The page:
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Q. Note-taking


Answer

Note-taking is an important technique that should be used when finding, reading, and evaluating sources. The topic of your assignment and research question should guide your note-taking. The guide below takes you through note-taking strategies that can be useful during course lectures, when reading textbooks, or during source evaluation. 

 

LECTURE NOTES

  • Utilize an outline format for each class - give each new topic a different title
  • Emphasize main ideas and add complete thoughts using abbreviated text
  • Avoid writing lecture word-for-word
  • Start a new page of notes for each lecture
  • Circle and underline key words that are unclear or you need more explanation
  • Copy diagrams or other visuals used during the lecture 

(These suggestions were adapted from the University of Washington Instructional Center)

 

READING & COMPREHENSION 

  • Break reading assignments into smaller chunks and take notes section-by-section
  • Preview the section you are going to read by identifying headings or subheadings - use these are your note headings to stay organized
  • Once you’ve read a section, ask yourself questions like “What did I learn?”and  “What were the big ideas?” Add these to your notes as “Big Ideas” to summarize the text.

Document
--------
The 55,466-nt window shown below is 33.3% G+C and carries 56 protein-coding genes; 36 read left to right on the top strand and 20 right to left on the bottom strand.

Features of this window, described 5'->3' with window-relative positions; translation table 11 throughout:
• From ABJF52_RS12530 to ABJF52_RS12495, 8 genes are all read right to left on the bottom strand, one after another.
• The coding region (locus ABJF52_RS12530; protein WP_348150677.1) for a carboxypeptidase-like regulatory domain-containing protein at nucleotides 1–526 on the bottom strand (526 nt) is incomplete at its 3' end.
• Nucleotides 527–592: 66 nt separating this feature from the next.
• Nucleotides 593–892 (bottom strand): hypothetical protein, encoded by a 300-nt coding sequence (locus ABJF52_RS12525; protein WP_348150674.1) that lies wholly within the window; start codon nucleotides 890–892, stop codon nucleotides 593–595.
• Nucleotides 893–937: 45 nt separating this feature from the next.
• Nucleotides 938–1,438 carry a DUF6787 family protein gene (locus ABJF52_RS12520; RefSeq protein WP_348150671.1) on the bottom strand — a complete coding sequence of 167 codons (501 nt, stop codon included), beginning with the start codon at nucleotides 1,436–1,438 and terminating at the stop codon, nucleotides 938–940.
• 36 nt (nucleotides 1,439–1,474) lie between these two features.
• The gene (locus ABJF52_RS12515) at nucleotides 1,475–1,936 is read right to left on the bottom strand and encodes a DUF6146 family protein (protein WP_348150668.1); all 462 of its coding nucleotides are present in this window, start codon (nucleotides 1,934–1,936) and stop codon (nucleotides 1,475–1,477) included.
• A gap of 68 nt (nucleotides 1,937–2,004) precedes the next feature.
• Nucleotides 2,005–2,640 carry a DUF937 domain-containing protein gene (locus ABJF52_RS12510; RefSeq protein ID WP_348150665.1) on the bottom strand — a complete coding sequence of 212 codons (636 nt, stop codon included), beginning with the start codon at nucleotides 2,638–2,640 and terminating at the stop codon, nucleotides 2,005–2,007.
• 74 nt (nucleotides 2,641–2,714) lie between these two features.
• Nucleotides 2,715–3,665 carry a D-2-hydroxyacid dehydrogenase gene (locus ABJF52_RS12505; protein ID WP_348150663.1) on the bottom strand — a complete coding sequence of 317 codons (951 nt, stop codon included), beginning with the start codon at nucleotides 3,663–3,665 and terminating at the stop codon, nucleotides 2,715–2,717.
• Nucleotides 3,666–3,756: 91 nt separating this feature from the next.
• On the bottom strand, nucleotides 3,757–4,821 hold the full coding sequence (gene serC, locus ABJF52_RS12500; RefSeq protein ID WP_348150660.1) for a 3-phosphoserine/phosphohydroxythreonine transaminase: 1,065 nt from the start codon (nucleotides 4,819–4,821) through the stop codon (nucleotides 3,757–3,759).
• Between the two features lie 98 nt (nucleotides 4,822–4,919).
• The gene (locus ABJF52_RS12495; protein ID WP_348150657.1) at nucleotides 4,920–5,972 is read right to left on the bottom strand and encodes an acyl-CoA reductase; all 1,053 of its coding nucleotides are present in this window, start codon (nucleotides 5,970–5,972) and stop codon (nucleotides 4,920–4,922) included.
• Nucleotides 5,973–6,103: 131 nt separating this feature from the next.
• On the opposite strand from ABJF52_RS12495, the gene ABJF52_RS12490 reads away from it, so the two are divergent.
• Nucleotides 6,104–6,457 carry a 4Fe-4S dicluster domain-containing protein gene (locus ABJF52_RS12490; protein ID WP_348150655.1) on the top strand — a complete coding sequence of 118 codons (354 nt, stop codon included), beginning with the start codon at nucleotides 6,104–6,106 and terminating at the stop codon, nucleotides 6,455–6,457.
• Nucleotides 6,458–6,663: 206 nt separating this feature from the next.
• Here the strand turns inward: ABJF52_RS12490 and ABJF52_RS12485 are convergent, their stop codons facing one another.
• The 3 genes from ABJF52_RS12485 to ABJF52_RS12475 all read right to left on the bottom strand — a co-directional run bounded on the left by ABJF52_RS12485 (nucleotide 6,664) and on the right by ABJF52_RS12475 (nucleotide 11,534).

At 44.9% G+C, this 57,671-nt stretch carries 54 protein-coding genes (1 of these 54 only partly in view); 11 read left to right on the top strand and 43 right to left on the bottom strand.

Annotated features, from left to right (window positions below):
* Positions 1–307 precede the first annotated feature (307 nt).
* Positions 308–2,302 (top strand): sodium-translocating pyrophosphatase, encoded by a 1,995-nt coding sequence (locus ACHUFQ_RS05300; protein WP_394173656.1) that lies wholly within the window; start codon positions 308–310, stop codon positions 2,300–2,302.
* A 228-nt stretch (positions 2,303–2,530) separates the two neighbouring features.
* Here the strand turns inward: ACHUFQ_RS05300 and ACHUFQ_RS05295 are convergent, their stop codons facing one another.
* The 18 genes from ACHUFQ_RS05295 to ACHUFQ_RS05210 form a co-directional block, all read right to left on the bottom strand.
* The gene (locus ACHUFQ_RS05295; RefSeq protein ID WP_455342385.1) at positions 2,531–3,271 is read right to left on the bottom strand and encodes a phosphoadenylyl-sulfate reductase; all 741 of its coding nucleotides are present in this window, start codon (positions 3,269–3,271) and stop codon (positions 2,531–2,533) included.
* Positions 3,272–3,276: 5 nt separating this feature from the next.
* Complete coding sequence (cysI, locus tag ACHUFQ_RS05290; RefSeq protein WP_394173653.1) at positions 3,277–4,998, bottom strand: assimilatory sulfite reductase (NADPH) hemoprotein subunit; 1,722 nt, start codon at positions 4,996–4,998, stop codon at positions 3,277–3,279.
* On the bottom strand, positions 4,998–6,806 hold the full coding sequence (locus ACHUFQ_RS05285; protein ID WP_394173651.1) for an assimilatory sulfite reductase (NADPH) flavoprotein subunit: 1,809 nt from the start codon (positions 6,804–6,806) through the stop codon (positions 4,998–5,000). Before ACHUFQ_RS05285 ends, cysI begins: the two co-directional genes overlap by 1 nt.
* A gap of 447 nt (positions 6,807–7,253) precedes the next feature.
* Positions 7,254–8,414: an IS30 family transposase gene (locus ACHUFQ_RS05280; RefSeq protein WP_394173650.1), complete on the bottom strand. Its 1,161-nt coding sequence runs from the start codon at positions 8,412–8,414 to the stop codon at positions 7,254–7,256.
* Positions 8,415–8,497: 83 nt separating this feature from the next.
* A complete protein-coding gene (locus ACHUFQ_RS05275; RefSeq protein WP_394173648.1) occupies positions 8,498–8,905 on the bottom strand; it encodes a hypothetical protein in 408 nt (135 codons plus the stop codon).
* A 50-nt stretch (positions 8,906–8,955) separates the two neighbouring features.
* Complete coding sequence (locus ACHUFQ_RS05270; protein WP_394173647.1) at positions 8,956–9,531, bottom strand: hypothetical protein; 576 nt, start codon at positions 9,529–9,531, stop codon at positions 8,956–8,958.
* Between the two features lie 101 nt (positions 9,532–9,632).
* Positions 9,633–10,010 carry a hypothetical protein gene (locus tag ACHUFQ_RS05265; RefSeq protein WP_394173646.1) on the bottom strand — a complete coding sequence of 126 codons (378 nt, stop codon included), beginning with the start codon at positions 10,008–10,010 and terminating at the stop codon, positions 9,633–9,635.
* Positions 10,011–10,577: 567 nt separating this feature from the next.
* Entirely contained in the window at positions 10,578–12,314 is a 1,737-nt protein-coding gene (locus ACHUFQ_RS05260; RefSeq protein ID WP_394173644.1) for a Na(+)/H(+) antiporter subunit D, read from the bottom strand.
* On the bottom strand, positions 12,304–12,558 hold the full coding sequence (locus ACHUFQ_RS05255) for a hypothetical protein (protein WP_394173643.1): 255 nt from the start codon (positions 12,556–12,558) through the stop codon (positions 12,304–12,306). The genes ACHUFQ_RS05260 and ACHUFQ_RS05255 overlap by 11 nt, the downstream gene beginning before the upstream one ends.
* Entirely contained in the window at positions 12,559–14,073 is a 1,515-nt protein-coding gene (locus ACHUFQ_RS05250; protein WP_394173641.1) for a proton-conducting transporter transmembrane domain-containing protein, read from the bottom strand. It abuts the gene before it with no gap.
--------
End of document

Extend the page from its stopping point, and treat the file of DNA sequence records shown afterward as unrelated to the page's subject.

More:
• Make note of the key information in your lecture notes. Fill in any lecture note gaps with your reading information.

(These suggestions were adapted from the GVSU SASC - Reading & Research)

 

EVALUATING SOURCES & CITATIONS

  • Start a new notes page for each source and record the title, name of the author(s), and how you retrieved the source
  • Put information in quotation marks if they came directly from the source and add an in-text citation at the end (e.g. Smith, 2019)
  • Use abbreviations and provide examples used in the source to explain concepts 

(This information was adapted from the Note-taking Strategies page.)

TO LEARN MORE:    

Consider browsing this helpful handout:  

  1. What is Plagiarism? 
  2. Evaluating Sources
  3. Finding Sources
  4. Reading Scientific Articles

 

Ready to try the next phase? We can help you at any of the STEPS along the way!

 

Want to chat with someone who can help? Book a consultation today! 

 

This information is brought to you by the Grand Valley Knowledge Market

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  • Last Updated Oct 18, 2019
  • Views 8
  • Answered By Francesca Golus

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